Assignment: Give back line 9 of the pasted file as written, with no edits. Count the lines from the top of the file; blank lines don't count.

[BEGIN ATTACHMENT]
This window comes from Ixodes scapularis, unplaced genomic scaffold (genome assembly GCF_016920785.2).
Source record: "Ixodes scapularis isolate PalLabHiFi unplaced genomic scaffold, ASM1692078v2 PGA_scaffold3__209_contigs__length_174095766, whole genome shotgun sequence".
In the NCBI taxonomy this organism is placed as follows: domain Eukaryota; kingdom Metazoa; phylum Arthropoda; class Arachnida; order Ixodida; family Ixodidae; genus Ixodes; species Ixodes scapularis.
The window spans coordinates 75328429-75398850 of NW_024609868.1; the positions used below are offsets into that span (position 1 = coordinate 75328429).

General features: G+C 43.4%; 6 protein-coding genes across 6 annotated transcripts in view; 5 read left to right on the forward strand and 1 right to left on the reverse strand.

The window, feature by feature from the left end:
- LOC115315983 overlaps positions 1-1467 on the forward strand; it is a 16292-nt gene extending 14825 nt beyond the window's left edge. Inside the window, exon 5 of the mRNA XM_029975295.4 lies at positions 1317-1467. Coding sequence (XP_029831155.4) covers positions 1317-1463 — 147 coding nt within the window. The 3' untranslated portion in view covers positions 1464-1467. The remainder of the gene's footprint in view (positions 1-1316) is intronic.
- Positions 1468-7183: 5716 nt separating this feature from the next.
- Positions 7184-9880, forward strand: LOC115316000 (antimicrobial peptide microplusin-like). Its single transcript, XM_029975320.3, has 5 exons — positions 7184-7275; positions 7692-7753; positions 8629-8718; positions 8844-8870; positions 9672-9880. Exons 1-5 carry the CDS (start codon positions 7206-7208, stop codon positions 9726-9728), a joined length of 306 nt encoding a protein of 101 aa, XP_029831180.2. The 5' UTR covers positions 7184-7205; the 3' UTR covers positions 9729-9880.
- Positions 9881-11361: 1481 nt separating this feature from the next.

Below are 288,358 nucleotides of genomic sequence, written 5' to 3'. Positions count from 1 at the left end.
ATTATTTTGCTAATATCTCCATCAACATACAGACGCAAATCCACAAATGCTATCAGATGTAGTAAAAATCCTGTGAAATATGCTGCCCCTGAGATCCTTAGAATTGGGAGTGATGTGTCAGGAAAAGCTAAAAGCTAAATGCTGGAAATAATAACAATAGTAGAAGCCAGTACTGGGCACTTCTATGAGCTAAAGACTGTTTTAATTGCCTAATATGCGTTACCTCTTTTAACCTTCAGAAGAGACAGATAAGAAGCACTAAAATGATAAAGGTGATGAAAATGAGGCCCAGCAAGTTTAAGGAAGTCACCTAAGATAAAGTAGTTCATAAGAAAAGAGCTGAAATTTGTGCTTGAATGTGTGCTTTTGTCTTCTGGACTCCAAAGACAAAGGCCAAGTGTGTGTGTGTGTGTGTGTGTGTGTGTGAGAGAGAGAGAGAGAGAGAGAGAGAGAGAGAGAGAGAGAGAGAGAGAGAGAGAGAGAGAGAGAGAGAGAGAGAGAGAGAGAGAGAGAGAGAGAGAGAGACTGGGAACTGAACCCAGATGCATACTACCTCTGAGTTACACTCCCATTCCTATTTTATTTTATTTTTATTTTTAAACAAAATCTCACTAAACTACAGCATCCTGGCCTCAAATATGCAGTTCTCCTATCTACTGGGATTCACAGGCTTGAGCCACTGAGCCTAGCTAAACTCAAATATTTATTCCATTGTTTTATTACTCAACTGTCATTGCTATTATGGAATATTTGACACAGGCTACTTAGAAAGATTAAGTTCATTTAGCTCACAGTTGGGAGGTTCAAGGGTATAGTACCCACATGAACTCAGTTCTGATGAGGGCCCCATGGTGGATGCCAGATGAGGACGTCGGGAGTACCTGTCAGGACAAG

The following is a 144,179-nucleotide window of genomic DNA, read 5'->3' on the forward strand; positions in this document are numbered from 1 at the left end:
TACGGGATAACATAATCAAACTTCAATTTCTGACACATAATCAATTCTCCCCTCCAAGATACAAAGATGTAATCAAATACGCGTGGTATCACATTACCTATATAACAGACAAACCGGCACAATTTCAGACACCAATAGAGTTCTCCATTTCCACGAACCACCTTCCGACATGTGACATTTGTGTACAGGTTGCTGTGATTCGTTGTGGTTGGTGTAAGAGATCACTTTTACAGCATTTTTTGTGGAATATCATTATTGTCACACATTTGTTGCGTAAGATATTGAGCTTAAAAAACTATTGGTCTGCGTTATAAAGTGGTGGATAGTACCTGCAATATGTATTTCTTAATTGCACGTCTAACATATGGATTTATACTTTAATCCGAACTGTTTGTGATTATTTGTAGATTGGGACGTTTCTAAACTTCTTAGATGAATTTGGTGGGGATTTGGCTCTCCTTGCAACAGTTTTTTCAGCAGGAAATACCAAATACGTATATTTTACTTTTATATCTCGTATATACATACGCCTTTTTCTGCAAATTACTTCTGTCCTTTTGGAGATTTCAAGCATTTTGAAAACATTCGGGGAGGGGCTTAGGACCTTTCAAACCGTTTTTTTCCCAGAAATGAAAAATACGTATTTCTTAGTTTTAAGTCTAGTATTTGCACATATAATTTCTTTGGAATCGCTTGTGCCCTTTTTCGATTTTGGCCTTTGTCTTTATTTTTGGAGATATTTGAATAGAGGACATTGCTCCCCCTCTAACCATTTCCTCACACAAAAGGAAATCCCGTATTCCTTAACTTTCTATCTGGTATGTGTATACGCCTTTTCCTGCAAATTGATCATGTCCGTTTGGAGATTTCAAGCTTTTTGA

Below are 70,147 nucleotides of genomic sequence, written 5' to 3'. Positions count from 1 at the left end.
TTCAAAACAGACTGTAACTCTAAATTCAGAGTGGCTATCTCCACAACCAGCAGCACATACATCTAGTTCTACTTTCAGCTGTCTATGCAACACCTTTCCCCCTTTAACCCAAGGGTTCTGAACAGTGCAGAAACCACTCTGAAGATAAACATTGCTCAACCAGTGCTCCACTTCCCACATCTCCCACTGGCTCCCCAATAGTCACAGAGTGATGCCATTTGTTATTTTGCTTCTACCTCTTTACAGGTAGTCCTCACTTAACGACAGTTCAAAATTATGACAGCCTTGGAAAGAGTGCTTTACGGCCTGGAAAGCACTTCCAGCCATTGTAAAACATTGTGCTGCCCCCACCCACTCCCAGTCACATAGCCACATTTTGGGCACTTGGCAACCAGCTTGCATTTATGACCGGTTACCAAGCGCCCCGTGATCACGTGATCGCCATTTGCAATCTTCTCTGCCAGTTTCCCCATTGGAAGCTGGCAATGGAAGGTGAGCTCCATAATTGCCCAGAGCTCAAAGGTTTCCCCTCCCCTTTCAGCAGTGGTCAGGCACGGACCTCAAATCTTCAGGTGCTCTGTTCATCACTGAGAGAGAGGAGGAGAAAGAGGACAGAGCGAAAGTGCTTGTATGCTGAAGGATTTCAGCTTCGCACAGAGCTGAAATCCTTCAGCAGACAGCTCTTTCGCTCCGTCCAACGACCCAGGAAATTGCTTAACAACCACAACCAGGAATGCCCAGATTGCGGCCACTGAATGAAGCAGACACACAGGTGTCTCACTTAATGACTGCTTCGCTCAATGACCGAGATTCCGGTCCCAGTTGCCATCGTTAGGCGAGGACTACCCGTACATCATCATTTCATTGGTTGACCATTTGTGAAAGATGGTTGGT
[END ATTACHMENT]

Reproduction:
- Positions 7184-9880, forward strand: LOC115316000 (antimicrobial peptide microplusin-like). Its single transcript, XM_029975320.3, has 5 exons — positions 7184-7275; positions 7692-7753; positions 8629-8718; positions 8844-8870; positions 9672-9880. Exons 1-5 carry the CDS (start codon positions 7206-7208, stop codon positions 9726-9728), a joined length of 306 nt encoding a protein of 101 aa, XP_029831180.2. The 5' UTR covers positions 7184-7205; the 3' UTR covers positions 9729-9880.